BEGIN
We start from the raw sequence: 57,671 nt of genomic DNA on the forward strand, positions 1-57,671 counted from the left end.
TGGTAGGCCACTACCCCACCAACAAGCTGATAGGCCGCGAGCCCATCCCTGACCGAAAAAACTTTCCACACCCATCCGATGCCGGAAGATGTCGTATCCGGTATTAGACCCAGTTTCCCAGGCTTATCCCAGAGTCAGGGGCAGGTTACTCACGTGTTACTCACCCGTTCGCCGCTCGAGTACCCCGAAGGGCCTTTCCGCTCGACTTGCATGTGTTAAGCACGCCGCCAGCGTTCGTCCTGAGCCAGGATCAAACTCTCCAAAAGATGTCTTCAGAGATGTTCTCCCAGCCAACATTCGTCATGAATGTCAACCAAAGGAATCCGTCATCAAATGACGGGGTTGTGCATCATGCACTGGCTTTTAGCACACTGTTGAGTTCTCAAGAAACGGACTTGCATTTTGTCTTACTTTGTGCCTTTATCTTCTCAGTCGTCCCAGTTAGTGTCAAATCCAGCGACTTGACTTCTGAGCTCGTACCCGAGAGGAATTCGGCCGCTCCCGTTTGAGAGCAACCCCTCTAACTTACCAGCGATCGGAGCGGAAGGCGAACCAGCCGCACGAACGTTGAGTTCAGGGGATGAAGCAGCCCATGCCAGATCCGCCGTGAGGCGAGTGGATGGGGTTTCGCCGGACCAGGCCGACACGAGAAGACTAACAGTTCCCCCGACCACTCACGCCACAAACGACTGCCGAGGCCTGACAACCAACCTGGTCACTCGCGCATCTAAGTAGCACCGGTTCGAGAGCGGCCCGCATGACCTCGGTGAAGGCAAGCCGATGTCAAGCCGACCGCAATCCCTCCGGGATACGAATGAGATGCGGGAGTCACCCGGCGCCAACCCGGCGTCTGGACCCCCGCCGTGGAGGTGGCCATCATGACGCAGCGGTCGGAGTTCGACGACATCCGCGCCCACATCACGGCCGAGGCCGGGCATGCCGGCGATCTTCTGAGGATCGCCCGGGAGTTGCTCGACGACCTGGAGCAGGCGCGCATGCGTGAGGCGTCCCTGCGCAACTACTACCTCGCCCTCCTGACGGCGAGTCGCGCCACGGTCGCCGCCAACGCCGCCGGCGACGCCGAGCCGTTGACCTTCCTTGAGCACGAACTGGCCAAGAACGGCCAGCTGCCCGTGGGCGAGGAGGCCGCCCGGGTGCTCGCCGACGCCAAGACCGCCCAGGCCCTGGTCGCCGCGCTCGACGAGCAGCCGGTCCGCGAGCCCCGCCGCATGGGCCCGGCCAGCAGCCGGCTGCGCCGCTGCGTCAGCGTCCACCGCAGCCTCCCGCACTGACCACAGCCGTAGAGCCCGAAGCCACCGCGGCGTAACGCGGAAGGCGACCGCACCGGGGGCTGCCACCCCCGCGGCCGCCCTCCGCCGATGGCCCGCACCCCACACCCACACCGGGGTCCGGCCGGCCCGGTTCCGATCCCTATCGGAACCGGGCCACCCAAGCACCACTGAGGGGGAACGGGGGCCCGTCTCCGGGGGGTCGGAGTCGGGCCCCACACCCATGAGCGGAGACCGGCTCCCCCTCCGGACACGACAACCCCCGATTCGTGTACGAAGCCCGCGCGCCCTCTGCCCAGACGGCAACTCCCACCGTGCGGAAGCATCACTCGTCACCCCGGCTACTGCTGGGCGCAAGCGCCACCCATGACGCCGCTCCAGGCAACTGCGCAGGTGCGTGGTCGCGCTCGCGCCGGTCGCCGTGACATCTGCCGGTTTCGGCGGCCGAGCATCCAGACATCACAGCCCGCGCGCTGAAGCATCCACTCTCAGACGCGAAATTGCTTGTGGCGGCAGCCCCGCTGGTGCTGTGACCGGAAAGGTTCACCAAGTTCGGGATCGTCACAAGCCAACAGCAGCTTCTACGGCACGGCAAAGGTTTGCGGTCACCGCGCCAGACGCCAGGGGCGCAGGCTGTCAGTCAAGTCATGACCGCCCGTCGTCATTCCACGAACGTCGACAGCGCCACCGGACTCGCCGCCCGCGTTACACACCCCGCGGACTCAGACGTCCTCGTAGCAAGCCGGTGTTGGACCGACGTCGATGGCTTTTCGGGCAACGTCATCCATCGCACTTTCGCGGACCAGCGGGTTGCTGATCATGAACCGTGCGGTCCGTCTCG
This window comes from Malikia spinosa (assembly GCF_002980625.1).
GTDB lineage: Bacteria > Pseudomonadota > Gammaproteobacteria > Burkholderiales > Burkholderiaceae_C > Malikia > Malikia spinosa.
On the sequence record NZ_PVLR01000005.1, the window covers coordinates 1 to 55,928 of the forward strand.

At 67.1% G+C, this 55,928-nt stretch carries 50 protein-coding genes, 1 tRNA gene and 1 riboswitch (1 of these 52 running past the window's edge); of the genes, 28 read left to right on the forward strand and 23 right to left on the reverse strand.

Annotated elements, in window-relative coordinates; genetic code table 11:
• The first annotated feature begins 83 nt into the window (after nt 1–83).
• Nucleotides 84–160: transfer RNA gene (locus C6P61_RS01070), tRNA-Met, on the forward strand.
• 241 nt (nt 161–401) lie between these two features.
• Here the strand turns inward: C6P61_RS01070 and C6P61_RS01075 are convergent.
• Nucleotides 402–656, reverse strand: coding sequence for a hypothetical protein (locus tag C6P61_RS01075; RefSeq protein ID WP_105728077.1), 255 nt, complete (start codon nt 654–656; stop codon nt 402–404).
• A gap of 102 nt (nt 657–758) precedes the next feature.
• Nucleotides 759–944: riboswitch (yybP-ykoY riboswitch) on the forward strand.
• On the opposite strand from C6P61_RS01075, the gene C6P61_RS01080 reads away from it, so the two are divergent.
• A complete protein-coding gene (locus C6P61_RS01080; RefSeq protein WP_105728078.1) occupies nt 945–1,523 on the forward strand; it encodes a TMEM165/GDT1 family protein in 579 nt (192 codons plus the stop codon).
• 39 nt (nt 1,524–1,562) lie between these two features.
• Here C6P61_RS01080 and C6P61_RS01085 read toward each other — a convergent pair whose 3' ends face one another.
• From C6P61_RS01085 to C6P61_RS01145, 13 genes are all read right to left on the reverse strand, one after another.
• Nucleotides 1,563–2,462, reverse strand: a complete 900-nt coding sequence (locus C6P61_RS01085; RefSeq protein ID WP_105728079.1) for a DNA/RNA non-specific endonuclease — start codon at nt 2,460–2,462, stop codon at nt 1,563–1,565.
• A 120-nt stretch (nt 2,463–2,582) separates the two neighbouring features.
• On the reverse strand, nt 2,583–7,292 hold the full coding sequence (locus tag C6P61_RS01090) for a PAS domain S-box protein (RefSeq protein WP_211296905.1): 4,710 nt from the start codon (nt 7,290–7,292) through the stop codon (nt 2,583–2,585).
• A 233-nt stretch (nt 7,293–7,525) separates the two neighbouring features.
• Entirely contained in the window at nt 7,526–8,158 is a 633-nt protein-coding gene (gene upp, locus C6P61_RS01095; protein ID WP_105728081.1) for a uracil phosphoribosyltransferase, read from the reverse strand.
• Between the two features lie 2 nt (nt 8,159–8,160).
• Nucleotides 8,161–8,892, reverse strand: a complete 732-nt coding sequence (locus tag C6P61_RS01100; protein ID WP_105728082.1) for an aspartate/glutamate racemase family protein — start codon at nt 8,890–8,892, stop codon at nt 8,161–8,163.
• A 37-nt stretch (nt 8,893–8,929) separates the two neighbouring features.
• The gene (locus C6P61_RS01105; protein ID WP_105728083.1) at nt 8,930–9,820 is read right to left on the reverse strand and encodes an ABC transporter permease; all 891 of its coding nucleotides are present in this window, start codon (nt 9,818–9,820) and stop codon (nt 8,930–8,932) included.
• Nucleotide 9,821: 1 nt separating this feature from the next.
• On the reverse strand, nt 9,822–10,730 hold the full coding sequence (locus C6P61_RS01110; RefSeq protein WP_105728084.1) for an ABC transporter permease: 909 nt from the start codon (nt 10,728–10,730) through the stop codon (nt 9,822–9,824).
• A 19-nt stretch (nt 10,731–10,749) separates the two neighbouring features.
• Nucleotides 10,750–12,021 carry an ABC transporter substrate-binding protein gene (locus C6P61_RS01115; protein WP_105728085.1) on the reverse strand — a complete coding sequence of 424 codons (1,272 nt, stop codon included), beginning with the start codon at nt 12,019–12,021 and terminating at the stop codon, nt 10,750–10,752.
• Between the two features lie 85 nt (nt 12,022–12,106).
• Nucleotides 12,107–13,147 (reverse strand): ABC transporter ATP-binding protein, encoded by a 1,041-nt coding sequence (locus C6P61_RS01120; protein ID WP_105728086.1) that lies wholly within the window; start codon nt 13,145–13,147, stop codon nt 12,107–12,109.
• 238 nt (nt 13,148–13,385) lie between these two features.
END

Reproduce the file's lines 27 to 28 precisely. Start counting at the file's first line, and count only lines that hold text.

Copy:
• A 37-nt stretch (nt 8,893–8,929) separates the two neighbouring features.
• The gene (locus C6P61_RS01105; protein ID WP_105728083.1) at nt 8,930–9,820 is read right to left on the reverse strand and encodes an ABC transporter permease; all 891 of its coding nucleotides are present in this window, start codon (nt 9,818–9,820) and stop codon (nt 8,930–8,932) included.